Patti Smith: Dream of Life

I’d read enough about this documentary, made over 11 years by Steven Sebring, to know not to expect a concert film. What I was less prepared for was the paradoxical view of my favorite punk star that emerges, making her seem like the ultimate postmodernist heroine — the edgy outlaw that, to all appearances, has never been in even modest rebellion against any part of her family, and modulates from angry iconoclast to contented Detroit housewife and back again with scarcely a bump. (At one point she avows that her principal claim to being a taboo-breaker as a child-rearing launderer is that she doesn’t use bleach.) It seems fairly evident that she’s very much in control of her own image here, and that image manages to encompass a sense of a rock star’s glamor while suggesting that she’s never shampooed her hair even once in her life.

Maybe the source of my confusion is her unusual capacity to shift back and forth repeatedly between ultra-theatricality and mundanity, which made the only concert of hers I’ve ever attended, in London in the mid-70s, a little off-putting. One moment she’d be leading the audience like a Dionysian Joan of Arc; the next moment, she’d be sitting on the floor cross-legged, apparently oblivious to the same audience, while playing idly with her guitar as if it were a kitten rather than a musical instrument. If the whole point of such a dialectic — even more apparent in this film — is to show that she can be both a demigoddess and just plain folks, there’s no real kind of synthesis that emerges, just some kind of contradiction. The fan of Johnny Guitar and Franju’s Judex who visits the graves of Rimbaud and Corso and also carries around a portion of Mapplethorpe’s cremated remains with her when she goes on trips is still apparently as sane and as ordinary as they come. In retrospect, the turnaround passage in her masterpiece, “Land” — “Got to lose control, got to lose control, got to lose control, and then you take control” — expresses the same unreconciled duality. She’s obviously adept at doing both. [9/18/08]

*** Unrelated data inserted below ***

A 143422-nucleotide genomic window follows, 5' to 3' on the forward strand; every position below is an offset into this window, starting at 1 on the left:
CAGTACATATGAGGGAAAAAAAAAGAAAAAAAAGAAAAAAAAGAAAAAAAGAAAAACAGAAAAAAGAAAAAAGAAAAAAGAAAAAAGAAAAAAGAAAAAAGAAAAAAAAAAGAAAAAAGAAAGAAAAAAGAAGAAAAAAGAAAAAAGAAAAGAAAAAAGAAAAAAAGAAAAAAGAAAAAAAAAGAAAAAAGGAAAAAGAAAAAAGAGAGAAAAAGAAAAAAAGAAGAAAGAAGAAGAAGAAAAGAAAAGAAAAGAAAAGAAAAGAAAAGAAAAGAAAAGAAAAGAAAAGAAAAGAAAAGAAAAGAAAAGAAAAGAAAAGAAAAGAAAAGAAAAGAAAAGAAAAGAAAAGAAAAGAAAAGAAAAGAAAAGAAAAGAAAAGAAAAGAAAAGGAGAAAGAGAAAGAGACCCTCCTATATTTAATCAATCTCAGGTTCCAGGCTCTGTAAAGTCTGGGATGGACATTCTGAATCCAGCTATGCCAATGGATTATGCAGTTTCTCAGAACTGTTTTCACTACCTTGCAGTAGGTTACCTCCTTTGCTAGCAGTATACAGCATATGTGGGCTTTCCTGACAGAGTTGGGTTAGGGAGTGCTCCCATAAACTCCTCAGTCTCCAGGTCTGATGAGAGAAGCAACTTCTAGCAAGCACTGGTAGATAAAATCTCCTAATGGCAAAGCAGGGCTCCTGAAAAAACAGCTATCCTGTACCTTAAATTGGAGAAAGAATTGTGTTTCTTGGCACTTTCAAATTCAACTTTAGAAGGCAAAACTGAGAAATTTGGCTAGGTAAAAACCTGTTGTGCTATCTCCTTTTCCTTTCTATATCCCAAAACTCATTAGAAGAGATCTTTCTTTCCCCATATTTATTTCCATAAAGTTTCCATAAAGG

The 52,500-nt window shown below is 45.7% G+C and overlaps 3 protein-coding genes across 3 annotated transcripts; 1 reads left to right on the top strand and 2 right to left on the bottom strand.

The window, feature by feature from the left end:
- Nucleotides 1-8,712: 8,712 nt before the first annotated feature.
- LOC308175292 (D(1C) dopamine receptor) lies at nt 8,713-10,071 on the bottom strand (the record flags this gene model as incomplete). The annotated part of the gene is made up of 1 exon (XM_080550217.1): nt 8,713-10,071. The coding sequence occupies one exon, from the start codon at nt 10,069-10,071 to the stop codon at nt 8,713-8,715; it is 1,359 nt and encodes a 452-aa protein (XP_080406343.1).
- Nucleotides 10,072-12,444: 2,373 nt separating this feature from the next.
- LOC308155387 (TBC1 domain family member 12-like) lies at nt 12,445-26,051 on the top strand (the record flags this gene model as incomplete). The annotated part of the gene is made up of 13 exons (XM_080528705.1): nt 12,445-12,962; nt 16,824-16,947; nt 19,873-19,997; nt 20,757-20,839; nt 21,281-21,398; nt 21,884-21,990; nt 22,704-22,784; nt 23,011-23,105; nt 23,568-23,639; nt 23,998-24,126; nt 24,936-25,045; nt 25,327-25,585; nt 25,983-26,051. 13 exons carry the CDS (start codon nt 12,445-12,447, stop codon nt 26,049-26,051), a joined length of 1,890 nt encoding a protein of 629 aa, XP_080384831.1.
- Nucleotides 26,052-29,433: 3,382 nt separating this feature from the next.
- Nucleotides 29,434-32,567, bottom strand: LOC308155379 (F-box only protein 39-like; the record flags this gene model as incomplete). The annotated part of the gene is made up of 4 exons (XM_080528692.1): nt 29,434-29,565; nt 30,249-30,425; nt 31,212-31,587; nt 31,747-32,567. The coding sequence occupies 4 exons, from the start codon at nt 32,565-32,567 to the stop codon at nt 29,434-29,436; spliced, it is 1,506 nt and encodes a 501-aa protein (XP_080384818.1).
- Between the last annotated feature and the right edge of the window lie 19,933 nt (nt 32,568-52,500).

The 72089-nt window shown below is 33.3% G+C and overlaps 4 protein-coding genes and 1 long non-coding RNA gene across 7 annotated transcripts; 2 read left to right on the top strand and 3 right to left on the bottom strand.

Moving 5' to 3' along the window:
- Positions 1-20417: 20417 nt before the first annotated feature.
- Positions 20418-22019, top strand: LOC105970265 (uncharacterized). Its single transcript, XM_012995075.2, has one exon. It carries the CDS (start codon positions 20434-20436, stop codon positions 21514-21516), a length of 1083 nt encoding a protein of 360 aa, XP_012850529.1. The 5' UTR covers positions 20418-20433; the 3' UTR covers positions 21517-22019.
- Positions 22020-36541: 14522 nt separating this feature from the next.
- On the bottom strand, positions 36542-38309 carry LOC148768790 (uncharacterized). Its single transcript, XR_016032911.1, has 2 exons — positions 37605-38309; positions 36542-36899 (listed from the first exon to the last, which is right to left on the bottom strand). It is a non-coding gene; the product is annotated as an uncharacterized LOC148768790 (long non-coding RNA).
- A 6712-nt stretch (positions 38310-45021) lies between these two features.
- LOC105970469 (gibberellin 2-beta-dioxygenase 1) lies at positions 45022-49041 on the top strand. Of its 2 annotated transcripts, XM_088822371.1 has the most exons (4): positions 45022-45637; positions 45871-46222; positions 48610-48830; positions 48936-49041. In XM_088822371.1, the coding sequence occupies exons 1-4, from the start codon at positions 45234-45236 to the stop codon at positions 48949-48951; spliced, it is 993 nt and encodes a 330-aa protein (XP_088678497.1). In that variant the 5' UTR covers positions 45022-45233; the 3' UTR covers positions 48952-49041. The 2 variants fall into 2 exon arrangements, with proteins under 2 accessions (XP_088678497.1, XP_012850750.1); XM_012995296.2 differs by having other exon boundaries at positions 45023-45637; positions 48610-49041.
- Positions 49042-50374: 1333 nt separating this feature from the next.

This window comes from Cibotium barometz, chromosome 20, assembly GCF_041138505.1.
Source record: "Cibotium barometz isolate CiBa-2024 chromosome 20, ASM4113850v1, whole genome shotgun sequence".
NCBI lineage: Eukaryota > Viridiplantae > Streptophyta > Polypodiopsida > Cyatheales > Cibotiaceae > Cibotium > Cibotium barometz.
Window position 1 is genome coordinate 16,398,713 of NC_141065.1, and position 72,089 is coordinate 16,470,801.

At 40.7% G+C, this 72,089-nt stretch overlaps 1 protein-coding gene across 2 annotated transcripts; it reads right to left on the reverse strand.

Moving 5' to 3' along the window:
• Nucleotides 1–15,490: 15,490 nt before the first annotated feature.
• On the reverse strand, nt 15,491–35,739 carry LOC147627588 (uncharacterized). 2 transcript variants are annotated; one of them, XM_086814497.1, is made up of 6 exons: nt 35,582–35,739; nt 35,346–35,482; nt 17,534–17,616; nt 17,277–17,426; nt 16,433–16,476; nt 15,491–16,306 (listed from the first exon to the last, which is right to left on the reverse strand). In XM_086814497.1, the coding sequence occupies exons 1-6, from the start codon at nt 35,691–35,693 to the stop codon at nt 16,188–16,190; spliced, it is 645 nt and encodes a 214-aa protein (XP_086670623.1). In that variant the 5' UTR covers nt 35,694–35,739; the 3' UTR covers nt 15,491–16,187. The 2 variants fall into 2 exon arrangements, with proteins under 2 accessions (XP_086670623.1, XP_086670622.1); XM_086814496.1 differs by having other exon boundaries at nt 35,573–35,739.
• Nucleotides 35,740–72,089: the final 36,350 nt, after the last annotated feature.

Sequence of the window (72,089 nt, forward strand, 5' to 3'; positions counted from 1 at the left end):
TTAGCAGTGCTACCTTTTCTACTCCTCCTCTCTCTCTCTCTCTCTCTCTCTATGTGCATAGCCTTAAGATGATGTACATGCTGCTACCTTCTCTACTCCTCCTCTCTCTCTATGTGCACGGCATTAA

This entry was posted in Notes. Bookmark the permalink.